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Thursday, May 19, 2022

A time before hate

How do I explain to my children that school was not always a battleground?

Written by Shalini Langer |
Updated: January 2, 2015 10:19:38 pm
Sayed Shah holds out a photo of his son Zulqarnain, 17, who was among those killed in the Tuesday, December 16, attack. (Source: AP photo) Sayed Shah holds out a photo of his son Zulqarnain, 17, who was among those killed in the Tuesday, December 16, attack. (Source: AP photo)

Why did they do this, my daughter asked. Who are the Taliban? Why do they oppose girls’ education? The images on television fascinated her, and she was mortified that the two-minute silence at school the next day had disintegrated into a brief laughing bout as some child had started coughing.

I could barely answer my nine-year-old’s questions. Are there any answers, really? Worse, I could barely settle her fears. I can hardly contain mine. Every day as they climb into the school bus and turn around for a brief wave, my heart both rises with pride and breaks a little. Pride that they have this immense faith in me to wave with such joy at what might seem such an unnecessary parting at times, and sadness at how quickly that faith might break. I check the inside, the outside, the sign on the bus, the people inside, and tell myself, “It’s only school”.

But is it now? Peshawar may be a day from hell, but why has school seemed such a battleground recently? Between Teachers’ Day and Children’s, Sanskrit learning to Christmas, the world just got a little more tough for our children last year. Should you accept it then, beta, here is my apology.

I want to tell you, sorry. Sorry that I am giving you a world that appears so intent on hate. And that it wasn’t always the case.

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I would tell you that for the longest time, religion for me meant my father looking slightly comical and slightly shivery in his underclothes, saying his prayers under his breath after his bath. My sister and I could barely contain our giggles but also our sheer wonder at his immovable faith. Religion for me also meant the peace on my grandfather’s face as he counted rudraksh beads in an unceasing monotone (the women were always the more casual devotees at our home), and the cloud of prasad that blew into our faces as we jostled for a fistful of it after the bigger pujas at home.

I would tell you about this hostel we lived in, fashioned into apartments, in a small town in Himachal Pradesh, where families, including the Khares and the Hussains, always ate together. Mrs Hussain was tall and pretty and had the loveliest long hair, the most shiny in the sun, as my sister and I played with the baby Khare in the common lawn.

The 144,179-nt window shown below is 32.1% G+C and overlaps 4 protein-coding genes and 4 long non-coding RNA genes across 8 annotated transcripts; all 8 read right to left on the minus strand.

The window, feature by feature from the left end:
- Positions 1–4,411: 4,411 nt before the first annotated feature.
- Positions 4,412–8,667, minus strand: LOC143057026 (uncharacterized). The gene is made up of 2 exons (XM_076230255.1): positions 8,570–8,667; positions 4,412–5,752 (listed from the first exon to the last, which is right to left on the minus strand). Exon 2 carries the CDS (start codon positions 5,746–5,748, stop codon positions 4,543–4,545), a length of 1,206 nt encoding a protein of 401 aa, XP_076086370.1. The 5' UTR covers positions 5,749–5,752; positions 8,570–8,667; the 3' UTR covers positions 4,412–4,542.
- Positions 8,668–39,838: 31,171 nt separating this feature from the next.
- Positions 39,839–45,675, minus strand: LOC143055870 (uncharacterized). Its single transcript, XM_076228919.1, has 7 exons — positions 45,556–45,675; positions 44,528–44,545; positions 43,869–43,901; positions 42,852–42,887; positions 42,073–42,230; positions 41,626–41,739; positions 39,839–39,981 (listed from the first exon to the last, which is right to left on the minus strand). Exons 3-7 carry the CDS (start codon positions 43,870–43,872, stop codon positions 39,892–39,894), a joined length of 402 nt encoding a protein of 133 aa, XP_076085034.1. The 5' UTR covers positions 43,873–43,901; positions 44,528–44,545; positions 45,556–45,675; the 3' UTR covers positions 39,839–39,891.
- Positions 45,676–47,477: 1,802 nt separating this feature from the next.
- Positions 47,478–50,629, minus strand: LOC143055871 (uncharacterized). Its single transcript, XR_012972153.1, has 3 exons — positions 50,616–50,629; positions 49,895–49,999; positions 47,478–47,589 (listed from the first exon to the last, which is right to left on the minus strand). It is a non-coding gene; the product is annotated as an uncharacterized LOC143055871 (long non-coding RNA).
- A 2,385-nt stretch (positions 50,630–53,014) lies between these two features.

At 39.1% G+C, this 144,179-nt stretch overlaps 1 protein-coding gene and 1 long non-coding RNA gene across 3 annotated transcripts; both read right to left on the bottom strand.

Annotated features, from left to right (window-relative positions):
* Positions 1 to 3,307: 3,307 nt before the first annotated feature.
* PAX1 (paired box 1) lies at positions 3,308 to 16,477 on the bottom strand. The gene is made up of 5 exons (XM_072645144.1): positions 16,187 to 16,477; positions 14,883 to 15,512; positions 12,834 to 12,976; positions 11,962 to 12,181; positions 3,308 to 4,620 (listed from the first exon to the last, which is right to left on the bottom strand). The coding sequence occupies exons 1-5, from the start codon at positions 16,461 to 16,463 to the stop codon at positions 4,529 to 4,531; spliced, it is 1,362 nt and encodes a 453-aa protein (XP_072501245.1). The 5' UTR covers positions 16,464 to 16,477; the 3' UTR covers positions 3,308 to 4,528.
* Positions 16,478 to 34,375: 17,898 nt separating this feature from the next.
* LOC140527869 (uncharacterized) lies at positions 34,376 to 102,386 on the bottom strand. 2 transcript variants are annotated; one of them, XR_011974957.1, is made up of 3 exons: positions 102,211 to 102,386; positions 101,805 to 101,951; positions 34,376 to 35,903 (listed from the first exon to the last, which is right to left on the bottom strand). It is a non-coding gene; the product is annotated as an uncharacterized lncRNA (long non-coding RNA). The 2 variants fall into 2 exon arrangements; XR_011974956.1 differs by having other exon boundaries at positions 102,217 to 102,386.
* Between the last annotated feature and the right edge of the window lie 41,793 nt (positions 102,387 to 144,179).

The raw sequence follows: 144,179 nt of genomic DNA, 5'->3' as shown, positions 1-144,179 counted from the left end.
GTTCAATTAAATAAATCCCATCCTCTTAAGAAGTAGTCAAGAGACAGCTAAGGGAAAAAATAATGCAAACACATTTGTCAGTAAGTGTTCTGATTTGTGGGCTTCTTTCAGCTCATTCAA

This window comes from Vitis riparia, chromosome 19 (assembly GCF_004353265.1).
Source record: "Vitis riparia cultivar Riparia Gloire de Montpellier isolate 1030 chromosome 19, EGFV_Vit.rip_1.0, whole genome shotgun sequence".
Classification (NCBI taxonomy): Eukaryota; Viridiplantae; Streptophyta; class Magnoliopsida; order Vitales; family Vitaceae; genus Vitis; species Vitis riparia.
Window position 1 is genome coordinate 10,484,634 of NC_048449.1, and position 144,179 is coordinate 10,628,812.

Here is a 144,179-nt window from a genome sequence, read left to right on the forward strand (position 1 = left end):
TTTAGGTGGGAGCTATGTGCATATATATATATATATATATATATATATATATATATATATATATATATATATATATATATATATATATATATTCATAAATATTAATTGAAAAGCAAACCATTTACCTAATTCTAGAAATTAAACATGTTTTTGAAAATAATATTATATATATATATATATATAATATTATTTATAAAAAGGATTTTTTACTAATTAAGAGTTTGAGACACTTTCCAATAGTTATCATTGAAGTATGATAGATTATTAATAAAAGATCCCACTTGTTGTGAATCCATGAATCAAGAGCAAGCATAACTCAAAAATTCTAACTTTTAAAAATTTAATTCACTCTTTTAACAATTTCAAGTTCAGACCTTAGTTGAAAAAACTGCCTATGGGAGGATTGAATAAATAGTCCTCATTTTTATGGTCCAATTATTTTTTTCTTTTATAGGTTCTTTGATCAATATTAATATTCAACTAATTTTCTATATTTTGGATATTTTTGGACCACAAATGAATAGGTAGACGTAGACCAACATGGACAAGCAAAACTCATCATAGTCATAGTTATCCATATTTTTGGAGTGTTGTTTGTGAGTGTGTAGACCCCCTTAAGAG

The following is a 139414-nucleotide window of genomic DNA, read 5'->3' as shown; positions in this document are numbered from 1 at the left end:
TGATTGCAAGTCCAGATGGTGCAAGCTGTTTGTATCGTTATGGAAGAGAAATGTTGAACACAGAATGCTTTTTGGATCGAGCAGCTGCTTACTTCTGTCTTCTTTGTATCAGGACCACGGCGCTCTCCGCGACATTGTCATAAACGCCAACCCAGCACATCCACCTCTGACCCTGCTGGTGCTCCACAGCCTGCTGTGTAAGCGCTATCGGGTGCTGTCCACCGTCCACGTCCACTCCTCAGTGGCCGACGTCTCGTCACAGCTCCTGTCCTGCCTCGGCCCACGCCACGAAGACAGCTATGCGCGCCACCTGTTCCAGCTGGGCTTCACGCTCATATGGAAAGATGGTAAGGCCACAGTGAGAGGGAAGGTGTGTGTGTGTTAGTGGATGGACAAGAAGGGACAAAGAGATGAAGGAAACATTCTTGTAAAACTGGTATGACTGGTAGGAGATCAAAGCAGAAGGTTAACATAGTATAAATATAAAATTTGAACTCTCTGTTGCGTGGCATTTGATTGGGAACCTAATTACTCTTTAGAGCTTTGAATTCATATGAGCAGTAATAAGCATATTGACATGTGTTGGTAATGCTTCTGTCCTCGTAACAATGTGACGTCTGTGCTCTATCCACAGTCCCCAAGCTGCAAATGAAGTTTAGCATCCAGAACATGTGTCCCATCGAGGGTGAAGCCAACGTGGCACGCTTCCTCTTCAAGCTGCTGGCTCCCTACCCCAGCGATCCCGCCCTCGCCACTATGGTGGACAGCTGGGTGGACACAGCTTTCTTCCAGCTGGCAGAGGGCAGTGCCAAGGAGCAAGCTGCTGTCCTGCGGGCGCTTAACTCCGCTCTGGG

I would tell you about the pleasure of nights without lights, nights surprisingly chilly even during summer holidays spent on the roof of my mother’s sprawling and disarmingly chaotic house in Jalandhar, piled floor upon floor randomly, cheek by jowl with the rest of the lane, where everyone knew everyone. I first encountered the word mezzanine here, called, with full authority, “mayyani” (a small, low-ceilinged room between two floors where we stashed toys).

And the shadowy nights when my friends and I tried endlessly to fill up a pole in the middle of a sand field through a hole in its centre in a laidback town in Jammu, believing earnestly that it could be done one day. As well as the power-cut nights we would play hide and seek among the few cars along our streets in industrial Korba. No one came looking, the world was all a known place.

Those were the achhe din.

And then came 1984. I would tell you that the first time religion as something other than religious entered my world was that year, when a classmate in school lovingly stroked a kirpan under her uniform and said that Indira Gandhi wouldn’t last too long. Then came 1991 and I heard castes dissected in serious detail by a fellow bus traveller to Delhi University. I never heard surnames the same way again. A year later, the Babri Masjid fell, and riots that my parents, from border-bound Jammu and Kashmir and Punjab, thought they had left behind were on our TV screens. A Mrs Hussain would not seem like family again.

I know that, to my parents, who lived through two wars and tales of bloody Partition, my India seemed a land of many opportunities. So why is it that I, a child truly of Bharat and India, can’t see it that way?

But parents and children have been proved wrong before. And particularly in underestimating each other. So maybe you will make it a place we couldn’t.

I hope to be around. As long as Sanskrit.

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